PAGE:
– user4012
    Commented Jul 15, 2014 at 15:38
  • @DVK - It's true. Here's a source for Idaho which says "2 weeks for processing". And the always-questionable eHow says 2-6 weeks. That's pretty typical for government paperwork, though.
    – Bobson
    Commented Jul 15, 2014 at 16:59
  • that timings should be added to answer IMHO
    – user4012
    Commented Jul 15, 2014 at 18:03

I'd say it's almost impossible.

1) Very few criminals have that amount of money for bail. Probably not even Al Capone (in the money of his time). Maybe a few Mexican or Colombian drug lords.

2) Bail is a legal instrument that is subject to severe restrictions. Basically, it can be used to insure that someone shows up in court if necessary. If the charges are dropped, or the person delivers himself/herself to the authorities, or the accused dies, the bail must be returned.

The way it "might" work is if you could arrest that drug lord, have him post $1 billion bail, and then look the other way while he escapes to his homeland, you could call it a $1 billion ransom. That's a bit far-fetched, to say the least.

  • Martha Stewart?
    – user4012
    Commented Jul 16, 2014 at 20:24
  • @DVK: "I'd say not really." The "market cap" of her company is about $141 million, nowhere close to $1 billion. seekingalpha.com/symbol/MSO?s=mso More to the point, I don't think she'd post $1 billion if she had it, against less than a year of jail time.
    – Tom Au
    Commented Jul 16, 2014 at 20:25
  • The specific character on the show was/is an Internet billionaire - the terminology used was that a normal $2m bail was like a financial rounding error, he was so rich. He owned planes, boats, etc. so the prosecutor was sure he'd leave the jurisdiction from prosecution.
    – wbogacz
    Commented Jul 16, 2014 at 20:40
  • @wbogacz: Martha Stewart was a WOMAN who owned her own company (but sold part of it to the public). It's valued at $141 million today (perhaps twice that at the time). She might have been worth $150-$200 million at the time, but not $1 billion.
    – Tom Au
    Commented Jul 16, 2014 at 20:43
  • @Tom - Thanks for the help. I was putting the facts in from the TV show as contrast to that woman, who couldn't have put up a $1b bail, even if ordered.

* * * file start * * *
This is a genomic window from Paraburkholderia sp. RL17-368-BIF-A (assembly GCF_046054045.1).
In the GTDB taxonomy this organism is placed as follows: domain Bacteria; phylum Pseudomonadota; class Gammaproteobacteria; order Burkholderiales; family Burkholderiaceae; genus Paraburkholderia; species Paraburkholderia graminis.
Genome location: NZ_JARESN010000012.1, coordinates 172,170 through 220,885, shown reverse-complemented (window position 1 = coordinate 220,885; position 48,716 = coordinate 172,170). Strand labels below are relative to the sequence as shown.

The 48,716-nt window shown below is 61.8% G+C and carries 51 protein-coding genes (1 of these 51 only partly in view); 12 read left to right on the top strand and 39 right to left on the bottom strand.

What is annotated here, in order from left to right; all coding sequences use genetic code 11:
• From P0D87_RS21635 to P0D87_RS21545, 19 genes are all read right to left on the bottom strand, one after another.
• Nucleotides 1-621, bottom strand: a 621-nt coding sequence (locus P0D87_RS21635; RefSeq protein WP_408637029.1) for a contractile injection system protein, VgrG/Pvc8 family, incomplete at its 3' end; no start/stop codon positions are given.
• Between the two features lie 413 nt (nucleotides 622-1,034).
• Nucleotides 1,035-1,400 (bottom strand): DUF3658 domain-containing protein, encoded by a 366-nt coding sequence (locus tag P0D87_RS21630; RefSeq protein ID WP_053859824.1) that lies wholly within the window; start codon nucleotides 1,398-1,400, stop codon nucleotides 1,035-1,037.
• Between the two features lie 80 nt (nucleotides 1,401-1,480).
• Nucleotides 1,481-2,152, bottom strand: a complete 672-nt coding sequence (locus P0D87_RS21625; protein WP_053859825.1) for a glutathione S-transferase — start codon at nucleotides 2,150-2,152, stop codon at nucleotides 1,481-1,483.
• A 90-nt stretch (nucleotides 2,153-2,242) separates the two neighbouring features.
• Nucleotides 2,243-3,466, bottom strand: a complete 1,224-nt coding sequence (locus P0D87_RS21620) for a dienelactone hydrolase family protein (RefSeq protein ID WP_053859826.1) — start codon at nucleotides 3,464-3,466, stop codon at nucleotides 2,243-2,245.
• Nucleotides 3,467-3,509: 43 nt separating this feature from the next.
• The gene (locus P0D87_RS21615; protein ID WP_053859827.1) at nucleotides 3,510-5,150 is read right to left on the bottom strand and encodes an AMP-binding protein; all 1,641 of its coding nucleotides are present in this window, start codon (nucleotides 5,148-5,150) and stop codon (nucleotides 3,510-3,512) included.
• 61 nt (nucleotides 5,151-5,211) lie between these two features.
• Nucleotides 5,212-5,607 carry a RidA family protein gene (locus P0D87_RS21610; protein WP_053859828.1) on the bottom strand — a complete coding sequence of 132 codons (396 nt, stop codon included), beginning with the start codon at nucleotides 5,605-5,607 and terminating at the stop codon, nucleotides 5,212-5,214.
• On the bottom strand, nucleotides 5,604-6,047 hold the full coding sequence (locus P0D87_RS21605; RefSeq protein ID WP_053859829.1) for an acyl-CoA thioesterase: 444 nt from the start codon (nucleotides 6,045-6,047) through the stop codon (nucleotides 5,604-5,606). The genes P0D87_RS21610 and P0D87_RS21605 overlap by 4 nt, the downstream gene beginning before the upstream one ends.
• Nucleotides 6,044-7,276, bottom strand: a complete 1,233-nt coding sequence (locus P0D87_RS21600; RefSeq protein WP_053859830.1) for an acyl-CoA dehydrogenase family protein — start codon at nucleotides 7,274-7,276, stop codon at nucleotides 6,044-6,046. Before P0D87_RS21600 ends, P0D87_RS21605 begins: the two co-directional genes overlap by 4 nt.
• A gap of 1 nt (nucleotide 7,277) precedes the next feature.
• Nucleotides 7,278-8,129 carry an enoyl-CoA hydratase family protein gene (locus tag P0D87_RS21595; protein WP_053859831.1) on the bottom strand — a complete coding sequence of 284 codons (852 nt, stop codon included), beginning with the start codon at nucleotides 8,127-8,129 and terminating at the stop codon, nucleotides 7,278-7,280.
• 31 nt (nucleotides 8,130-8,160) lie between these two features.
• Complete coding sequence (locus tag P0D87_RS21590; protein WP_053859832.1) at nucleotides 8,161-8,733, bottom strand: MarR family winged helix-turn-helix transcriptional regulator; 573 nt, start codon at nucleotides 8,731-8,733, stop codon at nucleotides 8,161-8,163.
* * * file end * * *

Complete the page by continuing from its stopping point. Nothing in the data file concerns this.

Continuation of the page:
– wbogacz
    Commented Jul 16, 2014 at 20:49

The prosecutor may request a bail amount, but it is set by the judge. There is a constitutional right in the U.S. for bail to be reasonable. While city court judges are wide discretion, they are duty bound to follow the case law regarding what is reasonable. Failure to do so in the magnitude suggested would likely result in a higher court promptly overturning the ruling prior to resolution of the merits of the case.

Also, demanding a bail higher than a defendant can afford to or is willing to post, simply increases a city's expenditures, rather than reducing them, by driving up jail costs.

Any funds posted as bond are held in trust and not accessible to the city unless bail is forfeited for failing to appear (often no money is even in the city's control and instead there is a promise of a fiscally sound surety to pay if there is a failure to appear that isn't promptly remedied by the surety). And, almost anyone capable of posting a very large bond also wouldn't fail to appear if they did post it.

The more likely scheme of a revenue driven city would be to impose modest bonds that defendants could afford to post, while letting it be known that the city would generally abandon cases where defendants fail to appear rather than prosecute them, effectively reducing the expense of incarceration for the city, while increasing fine revenue (from forfeited bonds) above what would otherwise have been imposed in fines and court costs, in cases against middle class and affluent defendants who don't want criminal records and don't want to risk conviction at trial. This would also not require the judge to act corruptly, and the prosecutor has unfettered discretion with absolute immunity from liability to choose this course of action.